I would never suggest someone not use a transformer for this kind of thing, especially for 220V AC. Not just for safety reasons, but for practical reasons too. If you do the math on a zener regulator circuit, the voltage drop resistor would need to dispose of more than 10W of extra power to get 50mA on the output, enough for only one or two pedals. Also, he says he is new to electronics, which frankly means he really shouldn't be messing around with 220V AC without the knowledge of how to be safe. Transformer or no, 220V AC is dangerous.

evan.stoddard2 months ago
So with that transformer you can only use 300ma worth of pedals correct?
mattthegamer463 (author)  evan.stoddard2 months ago
Pretty much. Won't be hazardous to go over that a little bit though.
evan.stoddard2 months ago
Or do you get more since you're dropping to 9v?
Davidv37 months ago

is it a problem if you live in a country where you get 230 volt ac out of the power outlet?

mattthegamer463 (author)  Davidv37 months ago
No, you just need a transformer which has a primary rated for 230V AC and a secondary rated for 9V AC. Some transformers can be wired specifically for 115V or 230V, but probably most cannot.

what about SMPS?

mattthegamer463 (author)  Okoraokora13 months ago

An SMPS would work but the concern is that the SMPS high frequencies will cause noise and high frequency sounds.

Wouldn't a 230 – 12 VAC work too? And would the LM7809's be able to operate at all if the secondary was 9 volts? – The datasheet specifies a minimum input voltage of 11.5 volts.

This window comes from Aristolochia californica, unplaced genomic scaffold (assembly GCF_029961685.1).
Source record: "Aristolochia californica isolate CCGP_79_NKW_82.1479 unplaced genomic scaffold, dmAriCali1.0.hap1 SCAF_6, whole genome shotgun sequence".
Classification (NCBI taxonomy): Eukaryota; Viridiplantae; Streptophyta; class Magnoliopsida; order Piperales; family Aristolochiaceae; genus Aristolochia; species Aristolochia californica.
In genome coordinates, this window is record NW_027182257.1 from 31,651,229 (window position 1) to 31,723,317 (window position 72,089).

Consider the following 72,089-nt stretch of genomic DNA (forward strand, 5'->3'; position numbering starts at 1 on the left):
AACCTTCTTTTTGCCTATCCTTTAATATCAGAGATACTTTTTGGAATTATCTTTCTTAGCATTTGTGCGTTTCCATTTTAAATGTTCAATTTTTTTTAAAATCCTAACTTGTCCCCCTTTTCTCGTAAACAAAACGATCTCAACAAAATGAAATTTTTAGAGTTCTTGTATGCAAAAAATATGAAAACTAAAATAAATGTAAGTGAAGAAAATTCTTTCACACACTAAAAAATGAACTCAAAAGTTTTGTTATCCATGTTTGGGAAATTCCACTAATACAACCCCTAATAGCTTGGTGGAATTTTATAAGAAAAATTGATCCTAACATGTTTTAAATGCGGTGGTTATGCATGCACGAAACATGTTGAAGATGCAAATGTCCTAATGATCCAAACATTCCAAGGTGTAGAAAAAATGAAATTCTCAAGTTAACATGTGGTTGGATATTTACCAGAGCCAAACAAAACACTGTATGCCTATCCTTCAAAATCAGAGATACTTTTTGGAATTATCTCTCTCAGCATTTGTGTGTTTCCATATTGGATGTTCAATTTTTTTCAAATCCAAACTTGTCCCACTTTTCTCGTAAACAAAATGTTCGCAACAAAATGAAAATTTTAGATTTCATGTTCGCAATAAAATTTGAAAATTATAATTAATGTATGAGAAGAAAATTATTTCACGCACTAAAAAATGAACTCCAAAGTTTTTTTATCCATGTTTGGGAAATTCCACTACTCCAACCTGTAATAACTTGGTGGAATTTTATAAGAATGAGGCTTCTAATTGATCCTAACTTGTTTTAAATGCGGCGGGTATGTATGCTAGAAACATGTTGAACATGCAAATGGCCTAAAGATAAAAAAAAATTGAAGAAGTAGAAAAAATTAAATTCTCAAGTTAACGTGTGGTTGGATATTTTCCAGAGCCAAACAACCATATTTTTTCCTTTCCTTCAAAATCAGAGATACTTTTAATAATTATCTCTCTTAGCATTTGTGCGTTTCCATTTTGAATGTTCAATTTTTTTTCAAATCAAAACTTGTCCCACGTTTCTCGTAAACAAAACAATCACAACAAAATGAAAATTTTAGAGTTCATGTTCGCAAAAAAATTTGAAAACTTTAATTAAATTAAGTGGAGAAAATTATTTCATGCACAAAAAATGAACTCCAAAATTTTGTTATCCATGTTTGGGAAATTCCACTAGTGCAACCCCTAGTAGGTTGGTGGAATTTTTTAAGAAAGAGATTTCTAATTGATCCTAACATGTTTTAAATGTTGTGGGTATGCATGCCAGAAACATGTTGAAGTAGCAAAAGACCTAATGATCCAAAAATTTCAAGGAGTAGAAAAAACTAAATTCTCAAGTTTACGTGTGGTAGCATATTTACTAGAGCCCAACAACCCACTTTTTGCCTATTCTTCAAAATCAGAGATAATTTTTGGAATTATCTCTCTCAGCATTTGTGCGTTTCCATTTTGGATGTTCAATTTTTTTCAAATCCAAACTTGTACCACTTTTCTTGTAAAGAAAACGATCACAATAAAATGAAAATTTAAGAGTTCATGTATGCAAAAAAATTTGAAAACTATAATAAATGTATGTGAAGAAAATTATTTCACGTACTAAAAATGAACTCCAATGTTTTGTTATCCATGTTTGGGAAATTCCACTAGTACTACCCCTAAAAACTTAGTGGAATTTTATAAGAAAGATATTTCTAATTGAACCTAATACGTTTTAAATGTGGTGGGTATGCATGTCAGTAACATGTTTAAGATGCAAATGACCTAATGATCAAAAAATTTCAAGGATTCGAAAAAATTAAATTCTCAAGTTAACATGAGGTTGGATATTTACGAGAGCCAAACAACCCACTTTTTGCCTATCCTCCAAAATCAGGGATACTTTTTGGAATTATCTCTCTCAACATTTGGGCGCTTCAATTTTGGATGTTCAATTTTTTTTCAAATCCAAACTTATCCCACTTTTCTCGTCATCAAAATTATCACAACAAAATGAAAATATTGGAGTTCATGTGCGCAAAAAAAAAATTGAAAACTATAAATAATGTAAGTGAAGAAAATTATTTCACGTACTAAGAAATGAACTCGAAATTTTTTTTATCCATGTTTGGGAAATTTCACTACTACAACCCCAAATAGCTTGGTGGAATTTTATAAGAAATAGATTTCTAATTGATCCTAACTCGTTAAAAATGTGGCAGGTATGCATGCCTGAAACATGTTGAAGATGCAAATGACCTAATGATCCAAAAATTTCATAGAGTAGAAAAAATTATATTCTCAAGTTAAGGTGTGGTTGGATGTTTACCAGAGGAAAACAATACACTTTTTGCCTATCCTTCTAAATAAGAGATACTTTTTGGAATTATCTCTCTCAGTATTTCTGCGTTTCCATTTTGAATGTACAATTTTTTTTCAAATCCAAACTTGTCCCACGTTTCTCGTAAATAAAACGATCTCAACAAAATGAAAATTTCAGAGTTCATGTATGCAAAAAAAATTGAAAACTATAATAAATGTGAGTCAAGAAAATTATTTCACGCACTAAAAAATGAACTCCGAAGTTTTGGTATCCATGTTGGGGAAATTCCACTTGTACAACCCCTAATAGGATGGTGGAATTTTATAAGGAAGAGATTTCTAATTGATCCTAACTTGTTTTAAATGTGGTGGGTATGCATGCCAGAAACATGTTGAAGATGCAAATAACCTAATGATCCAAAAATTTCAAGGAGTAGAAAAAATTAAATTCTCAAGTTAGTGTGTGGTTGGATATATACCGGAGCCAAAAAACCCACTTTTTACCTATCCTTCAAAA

It would, just that the more excess voltage you have at the unregulated DC stage, the more heat the regulator is going to generate and the less current you will have available at the output. Because the transformer current rating is selected to be higher than the current that is actually going to be used, it will be higher than 9V. The rectified and smoothed output voltage of a 9V secondary, with no load, t is probably 14-15V. Using a higher transformer rating would just produce more voltage the regulator will have to waste.

The dropout voltage in the datasheet is 2V @ 1A, but 1A is the maximum current for the part. It would probably take 8 typical pedals on one output to use that much current. The dropout voltage is lower at smaller current levels. A part like the TI LM2940CT-9.0 is an improved linear regulator design that only has a dropout of 0.5V @ 1A. It is pin compatible so it can replace the generic 7809 directly.

Thanks for the informative answer; exactly what I needed to know. :)

rocking0186 months ago

is this an isolated power supply or is that a whole different game?

mattthegamer463 (author)  rocking0186 months ago
One of these per output could be used to make a isolated supply. Cost could probably be about $20 + extra $6 per output.